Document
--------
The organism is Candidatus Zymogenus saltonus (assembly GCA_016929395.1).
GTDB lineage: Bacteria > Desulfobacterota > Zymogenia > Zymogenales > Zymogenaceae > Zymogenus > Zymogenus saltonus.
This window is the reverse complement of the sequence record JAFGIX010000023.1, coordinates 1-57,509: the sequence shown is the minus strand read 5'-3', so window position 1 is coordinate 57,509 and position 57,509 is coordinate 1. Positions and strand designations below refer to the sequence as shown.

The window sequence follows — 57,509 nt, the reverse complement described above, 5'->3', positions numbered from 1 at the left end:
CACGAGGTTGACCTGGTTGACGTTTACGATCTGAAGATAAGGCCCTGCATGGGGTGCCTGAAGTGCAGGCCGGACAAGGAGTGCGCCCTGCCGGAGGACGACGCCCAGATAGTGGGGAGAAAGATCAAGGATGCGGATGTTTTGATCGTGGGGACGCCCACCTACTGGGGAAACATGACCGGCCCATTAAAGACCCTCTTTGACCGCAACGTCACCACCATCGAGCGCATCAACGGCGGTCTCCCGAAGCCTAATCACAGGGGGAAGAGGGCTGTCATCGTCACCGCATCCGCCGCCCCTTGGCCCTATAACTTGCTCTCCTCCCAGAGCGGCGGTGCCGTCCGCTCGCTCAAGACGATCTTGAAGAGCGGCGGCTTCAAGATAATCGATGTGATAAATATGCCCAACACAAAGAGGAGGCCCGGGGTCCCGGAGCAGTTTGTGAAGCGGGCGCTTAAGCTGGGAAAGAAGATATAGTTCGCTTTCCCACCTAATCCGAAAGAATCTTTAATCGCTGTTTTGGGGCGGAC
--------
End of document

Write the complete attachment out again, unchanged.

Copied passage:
The organism is Candidatus Zymogenus saltonus (assembly GCA_016929395.1).
GTDB lineage: Bacteria > Desulfobacterota > Zymogenia > Zymogenales > Zymogenaceae > Zymogenus > Zymogenus saltonus.
This window is the reverse complement of the sequence record JAFGIX010000023.1, coordinates 1-57,509: the sequence shown is the minus strand read 5'-3', so window position 1 is coordinate 57,509 and position 57,509 is coordinate 1. Positions and strand designations below refer to the sequence as shown.

The window sequence follows — 57,509 nt, the reverse complement described above, 5'->3', positions numbered from 1 at the left end:
CACGAGGTTGACCTGGTTGACGTTTACGATCTGAAGATAAGGCCCTGCATGGGGTGCCTGAAGTGCAGGCCGGACAAGGAGTGCGCCCTGCCGGAGGACGACGCCCAGATAGTGGGGAGAAAGATCAAGGATGCGGATGTTTTGATCGTGGGGACGCCCACCTACTGGGGAAACATGACCGGCCCATTAAAGACCCTCTTTGACCGCAACGTCACCACCATCGAGCGCATCAACGGCGGTCTCCCGAAGCCTAATCACAGGGGGAAGAGGGCTGTCATCGTCACCGCATCCGCCGCCCCTTGGCCCTATAACTTGCTCTCCTCCCAGAGCGGCGGTGCCGTCCGCTCGCTCAAGACGATCTTGAAGAGCGGCGGCTTCAAGATAATCGATGTGATAAATATGCCCAACACAAAGAGGAGGCCCGGGGTCCCGGAGCAGTTTGTGAAGCGGGCGCTTAAGCTGGGAAAGAAGATATAGTTCGCTTTCCCACCTAATCCGAAAGAATCTTTAATCGCTGTTTTGGGGCGGAC